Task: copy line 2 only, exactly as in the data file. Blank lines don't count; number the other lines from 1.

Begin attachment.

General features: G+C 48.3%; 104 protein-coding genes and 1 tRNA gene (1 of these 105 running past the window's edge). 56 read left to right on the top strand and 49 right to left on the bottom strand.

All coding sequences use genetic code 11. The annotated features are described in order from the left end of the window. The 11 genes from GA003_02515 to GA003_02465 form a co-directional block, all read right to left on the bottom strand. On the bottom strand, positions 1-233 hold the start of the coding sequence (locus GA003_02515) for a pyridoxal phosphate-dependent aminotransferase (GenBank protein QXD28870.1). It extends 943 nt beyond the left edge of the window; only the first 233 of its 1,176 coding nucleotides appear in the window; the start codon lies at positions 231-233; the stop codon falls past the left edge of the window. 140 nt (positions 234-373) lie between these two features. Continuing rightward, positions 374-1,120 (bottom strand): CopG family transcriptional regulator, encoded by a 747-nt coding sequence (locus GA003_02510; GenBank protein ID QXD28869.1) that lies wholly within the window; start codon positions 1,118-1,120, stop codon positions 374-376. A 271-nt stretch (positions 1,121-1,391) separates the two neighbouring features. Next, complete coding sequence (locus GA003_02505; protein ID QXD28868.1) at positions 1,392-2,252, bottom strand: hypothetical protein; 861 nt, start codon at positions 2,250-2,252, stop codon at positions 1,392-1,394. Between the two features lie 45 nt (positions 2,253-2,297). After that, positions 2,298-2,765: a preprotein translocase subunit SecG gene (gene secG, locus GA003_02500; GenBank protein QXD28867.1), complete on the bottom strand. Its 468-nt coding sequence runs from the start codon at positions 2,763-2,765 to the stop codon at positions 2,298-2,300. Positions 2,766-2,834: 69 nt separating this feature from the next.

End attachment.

All coding sequences use genetic code 11. The annotated features are described in order from the left end of the window. The 11 genes from GA003_02515 to GA003_02465 form a co-directional block, all read right to left on the bottom strand. On the bottom strand, positions 1-233 hold the start of the coding sequence (locus GA003_02515) for a pyridoxal phosphate-dependent aminotransferase (GenBank protein QXD28870.1). It extends 943 nt beyond the left edge of the window; only the first 233 of its 1,176 coding nucleotides appear in the window; the start codon lies at positions 231-233; the stop codon falls past the left edge of the window. 140 nt (positions 234-373) lie between these two features. Continuing rightward, positions 374-1,120 (bottom strand): CopG family transcriptional regulator, encoded by a 747-nt coding sequence (locus GA003_02510; GenBank protein ID QXD28869.1) that lies wholly within the window; start codon positions 1,118-1,120, stop codon positions 374-376. A 271-nt stretch (positions 1,121-1,391) separates the two neighbouring features. Next, complete coding sequence (locus GA003_02505; protein ID QXD28868.1) at positions 1,392-2,252, bottom strand: hypothetical protein; 861 nt, start codon at positions 2,250-2,252, stop codon at positions 1,392-1,394. Between the two features lie 45 nt (positions 2,253-2,297). After that, positions 2,298-2,765: a preprotein translocase subunit SecG gene (gene secG, locus GA003_02500; GenBank protein QXD28867.1), complete on the bottom strand. Its 468-nt coding sequence runs from the start codon at positions 2,763-2,765 to the stop codon at positions 2,298-2,300. Positions 2,766-2,834: 69 nt separating this feature from the next.